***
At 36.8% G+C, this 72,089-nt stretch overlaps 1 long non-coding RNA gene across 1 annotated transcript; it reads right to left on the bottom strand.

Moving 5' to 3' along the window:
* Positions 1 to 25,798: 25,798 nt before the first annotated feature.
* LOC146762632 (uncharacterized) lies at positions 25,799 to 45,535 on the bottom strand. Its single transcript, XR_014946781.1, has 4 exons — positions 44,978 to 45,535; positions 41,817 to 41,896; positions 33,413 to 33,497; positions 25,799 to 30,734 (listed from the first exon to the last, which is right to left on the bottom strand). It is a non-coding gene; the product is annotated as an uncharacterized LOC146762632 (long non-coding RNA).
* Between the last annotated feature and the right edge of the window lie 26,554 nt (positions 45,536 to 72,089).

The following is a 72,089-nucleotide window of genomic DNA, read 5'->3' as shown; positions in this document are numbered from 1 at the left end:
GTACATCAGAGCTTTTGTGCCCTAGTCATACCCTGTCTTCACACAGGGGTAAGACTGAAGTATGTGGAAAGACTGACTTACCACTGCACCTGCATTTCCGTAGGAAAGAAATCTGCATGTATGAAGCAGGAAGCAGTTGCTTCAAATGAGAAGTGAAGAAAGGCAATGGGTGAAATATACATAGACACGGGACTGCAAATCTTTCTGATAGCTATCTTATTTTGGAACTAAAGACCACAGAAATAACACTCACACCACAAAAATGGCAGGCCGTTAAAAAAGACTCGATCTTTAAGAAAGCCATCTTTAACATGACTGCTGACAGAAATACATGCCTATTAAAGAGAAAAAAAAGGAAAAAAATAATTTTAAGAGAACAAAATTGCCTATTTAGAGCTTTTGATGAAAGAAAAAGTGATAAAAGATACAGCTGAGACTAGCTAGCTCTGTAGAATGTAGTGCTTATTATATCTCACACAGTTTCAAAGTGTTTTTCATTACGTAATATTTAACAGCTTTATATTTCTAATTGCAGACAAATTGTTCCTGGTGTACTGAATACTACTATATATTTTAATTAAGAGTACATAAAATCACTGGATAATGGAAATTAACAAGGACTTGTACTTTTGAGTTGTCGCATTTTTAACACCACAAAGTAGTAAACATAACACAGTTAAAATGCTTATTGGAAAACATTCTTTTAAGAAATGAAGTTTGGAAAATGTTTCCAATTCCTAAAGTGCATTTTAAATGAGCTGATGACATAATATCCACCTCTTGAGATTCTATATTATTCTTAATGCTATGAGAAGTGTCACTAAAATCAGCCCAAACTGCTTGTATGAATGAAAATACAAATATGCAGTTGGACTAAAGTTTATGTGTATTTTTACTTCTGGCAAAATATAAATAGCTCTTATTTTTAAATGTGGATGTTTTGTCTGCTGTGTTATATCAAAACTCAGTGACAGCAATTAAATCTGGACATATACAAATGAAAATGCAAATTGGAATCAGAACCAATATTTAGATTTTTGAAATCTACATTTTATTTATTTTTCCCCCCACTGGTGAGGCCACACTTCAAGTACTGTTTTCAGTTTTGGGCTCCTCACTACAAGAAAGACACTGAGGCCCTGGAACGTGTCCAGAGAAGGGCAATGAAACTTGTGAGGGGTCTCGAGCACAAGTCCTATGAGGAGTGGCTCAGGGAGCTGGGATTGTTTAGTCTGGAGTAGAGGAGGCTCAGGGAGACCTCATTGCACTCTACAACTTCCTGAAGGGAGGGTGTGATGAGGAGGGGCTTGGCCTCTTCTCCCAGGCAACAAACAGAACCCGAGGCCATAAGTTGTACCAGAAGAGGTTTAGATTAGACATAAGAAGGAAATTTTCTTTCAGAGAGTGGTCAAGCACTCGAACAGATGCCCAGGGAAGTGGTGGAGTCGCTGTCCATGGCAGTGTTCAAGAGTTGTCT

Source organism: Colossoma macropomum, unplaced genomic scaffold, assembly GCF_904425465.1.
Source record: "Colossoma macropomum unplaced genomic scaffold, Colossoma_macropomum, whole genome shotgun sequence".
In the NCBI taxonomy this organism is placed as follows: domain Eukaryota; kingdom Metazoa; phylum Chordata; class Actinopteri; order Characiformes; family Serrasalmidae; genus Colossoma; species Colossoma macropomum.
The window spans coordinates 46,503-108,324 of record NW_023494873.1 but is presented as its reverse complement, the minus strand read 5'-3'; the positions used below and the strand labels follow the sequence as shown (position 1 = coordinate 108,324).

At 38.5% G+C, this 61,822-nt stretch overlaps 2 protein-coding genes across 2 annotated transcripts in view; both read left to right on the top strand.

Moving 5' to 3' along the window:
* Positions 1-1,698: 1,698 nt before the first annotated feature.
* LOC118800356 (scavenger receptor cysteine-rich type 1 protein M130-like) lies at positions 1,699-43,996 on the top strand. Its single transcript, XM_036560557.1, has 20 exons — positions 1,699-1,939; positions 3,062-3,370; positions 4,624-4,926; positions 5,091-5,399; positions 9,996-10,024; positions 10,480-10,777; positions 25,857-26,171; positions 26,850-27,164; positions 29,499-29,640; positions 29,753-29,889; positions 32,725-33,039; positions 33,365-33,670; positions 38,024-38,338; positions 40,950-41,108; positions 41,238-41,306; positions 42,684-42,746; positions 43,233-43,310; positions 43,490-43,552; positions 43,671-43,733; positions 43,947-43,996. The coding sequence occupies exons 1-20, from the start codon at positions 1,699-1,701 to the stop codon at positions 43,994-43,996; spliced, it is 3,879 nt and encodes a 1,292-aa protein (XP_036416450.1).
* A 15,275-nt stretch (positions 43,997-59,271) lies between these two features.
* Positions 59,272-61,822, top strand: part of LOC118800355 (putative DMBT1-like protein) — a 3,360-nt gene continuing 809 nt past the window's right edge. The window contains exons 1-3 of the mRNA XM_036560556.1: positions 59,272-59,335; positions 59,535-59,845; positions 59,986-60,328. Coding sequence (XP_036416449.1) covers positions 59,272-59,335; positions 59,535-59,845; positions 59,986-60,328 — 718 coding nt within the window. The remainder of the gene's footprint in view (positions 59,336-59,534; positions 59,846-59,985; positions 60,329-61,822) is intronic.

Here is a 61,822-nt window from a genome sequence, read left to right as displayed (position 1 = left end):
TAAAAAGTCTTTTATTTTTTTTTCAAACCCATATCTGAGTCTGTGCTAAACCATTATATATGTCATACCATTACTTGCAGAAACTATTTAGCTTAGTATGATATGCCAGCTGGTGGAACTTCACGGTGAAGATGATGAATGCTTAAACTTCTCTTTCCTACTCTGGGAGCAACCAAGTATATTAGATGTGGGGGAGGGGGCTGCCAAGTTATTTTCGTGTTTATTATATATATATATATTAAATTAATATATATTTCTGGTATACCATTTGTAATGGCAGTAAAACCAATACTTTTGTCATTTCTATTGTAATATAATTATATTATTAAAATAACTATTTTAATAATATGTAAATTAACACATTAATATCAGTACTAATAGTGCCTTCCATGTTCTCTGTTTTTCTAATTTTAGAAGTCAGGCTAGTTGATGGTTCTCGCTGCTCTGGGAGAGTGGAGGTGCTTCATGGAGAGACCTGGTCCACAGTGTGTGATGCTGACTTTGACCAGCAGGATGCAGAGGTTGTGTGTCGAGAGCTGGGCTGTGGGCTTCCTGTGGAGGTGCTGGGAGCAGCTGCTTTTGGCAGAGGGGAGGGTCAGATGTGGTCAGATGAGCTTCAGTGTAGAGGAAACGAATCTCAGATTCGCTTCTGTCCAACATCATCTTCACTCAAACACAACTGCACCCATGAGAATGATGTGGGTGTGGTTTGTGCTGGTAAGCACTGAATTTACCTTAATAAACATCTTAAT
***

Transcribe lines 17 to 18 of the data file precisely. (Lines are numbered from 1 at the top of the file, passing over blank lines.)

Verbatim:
* Positions 59,272-61,822, top strand: part of LOC118800355 (putative DMBT1-like protein) — a 3,360-nt gene continuing 809 nt past the window's right edge. The window contains exons 1-3 of the mRNA XM_036560556.1: positions 59,272-59,335; positions 59,535-59,845; positions 59,986-60,328. Coding sequence (XP_036416449.1) covers positions 59,272-59,335; positions 59,535-59,845; positions 59,986-60,328 — 718 coding nt within the window. The remainder of the gene's footprint in view (positions 59,336-59,534; positions 59,846-59,985; positions 60,329-61,822) is intronic.

Here is a 61,822-nt window from a genome sequence, read left to right as displayed (position 1 = left end):